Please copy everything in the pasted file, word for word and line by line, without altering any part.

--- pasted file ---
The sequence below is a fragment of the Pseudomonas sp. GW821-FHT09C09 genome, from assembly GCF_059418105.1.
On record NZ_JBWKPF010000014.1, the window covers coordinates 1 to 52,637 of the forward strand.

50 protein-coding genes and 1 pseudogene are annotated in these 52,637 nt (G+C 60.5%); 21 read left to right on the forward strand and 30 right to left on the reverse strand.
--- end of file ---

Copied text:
The sequence below is a fragment of the Pseudomonas sp. GW821-FHT09C09 genome, from assembly GCF_059418105.1.
On record NZ_JBWKPF010000014.1, the window covers coordinates 1 to 52,637 of the forward strand.

50 protein-coding genes and 1 pseudogene are annotated in these 52,637 nt (G+C 60.5%); 21 read left to right on the forward strand and 30 right to left on the reverse strand.